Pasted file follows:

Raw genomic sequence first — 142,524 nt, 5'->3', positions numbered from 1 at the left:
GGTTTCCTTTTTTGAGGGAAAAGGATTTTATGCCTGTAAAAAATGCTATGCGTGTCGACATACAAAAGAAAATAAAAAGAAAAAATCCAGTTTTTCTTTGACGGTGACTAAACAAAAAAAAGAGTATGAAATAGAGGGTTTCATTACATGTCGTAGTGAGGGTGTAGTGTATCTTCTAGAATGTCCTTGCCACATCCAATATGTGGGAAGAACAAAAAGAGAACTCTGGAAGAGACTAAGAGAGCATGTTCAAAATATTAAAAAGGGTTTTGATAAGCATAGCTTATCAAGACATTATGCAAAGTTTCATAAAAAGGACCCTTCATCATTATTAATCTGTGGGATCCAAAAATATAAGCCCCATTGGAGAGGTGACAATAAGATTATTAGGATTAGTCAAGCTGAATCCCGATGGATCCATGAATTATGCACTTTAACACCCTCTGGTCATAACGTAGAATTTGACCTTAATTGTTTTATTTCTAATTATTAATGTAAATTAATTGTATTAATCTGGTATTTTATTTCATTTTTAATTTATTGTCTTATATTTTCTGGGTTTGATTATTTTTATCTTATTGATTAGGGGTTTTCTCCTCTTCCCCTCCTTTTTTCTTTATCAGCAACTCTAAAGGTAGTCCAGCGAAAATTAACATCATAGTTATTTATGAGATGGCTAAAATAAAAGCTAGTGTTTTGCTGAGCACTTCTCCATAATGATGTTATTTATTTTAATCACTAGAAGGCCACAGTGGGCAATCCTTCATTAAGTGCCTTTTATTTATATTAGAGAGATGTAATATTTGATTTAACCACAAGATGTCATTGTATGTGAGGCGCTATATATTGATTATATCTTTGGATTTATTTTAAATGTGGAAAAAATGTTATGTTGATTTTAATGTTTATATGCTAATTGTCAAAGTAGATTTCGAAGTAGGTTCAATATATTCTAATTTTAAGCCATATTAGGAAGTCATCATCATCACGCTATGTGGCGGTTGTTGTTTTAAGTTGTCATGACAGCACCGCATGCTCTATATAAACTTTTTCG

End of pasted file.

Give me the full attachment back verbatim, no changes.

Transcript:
Raw genomic sequence first — 142,524 nt, 5'->3', positions numbered from 1 at the left:
GGTTTCCTTTTTTGAGGGAAAAGGATTTTATGCCTGTAAAAAATGCTATGCGTGTCGACATACAAAAGAAAATAAAAAGAAAAAATCCAGTTTTTCTTTGACGGTGACTAAACAAAAAAAAGAGTATGAAATAGAGGGTTTCATTACATGTCGTAGTGAGGGTGTAGTGTATCTTCTAGAATGTCCTTGCCACATCCAATATGTGGGAAGAACAAAAAGAGAACTCTGGAAGAGACTAAGAGAGCATGTTCAAAATATTAAAAAGGGTTTTGATAAGCATAGCTTATCAAGACATTATGCAAAGTTTCATAAAAAGGACCCTTCATCATTATTAATCTGTGGGATCCAAAAATATAAGCCCCATTGGAGAGGTGACAATAAGATTATTAGGATTAGTCAAGCTGAATCCCGATGGATCCATGAATTATGCACTTTAACACCCTCTGGTCATAACGTAGAATTTGACCTTAATTGTTTTATTTCTAATTATTAATGTAAATTAATTGTATTAATCTGGTATTTTATTTCATTTTTAATTTATTGTCTTATATTTTCTGGGTTTGATTATTTTTATCTTATTGATTAGGGGTTTTCTCCTCTTCCCCTCCTTTTTTCTTTATCAGCAACTCTAAAGGTAGTCCAGCGAAAATTAACATCATAGTTATTTATGAGATGGCTAAAATAAAAGCTAGTGTTTTGCTGAGCACTTCTCCATAATGATGTTATTTATTTTAATCACTAGAAGGCCACAGTGGGCAATCCTTCATTAAGTGCCTTTTATTTATATTAGAGAGATGTAATATTTGATTTAACCACAAGATGTCATTGTATGTGAGGCGCTATATATTGATTATATCTTTGGATTTATTTTAAATGTGGAAAAAATGTTATGTTGATTTTAATGTTTATATGCTAATTGTCAAAGTAGATTTCGAAGTAGGTTCAATATATTCTAATTTTAAGCCATATTAGGAAGTCATCATCATCACGCTATGTGGCGGTTGTTGTTTTAAGTTGTCATGACAGCACCGCATGCTCTATATAAACTTTTTCG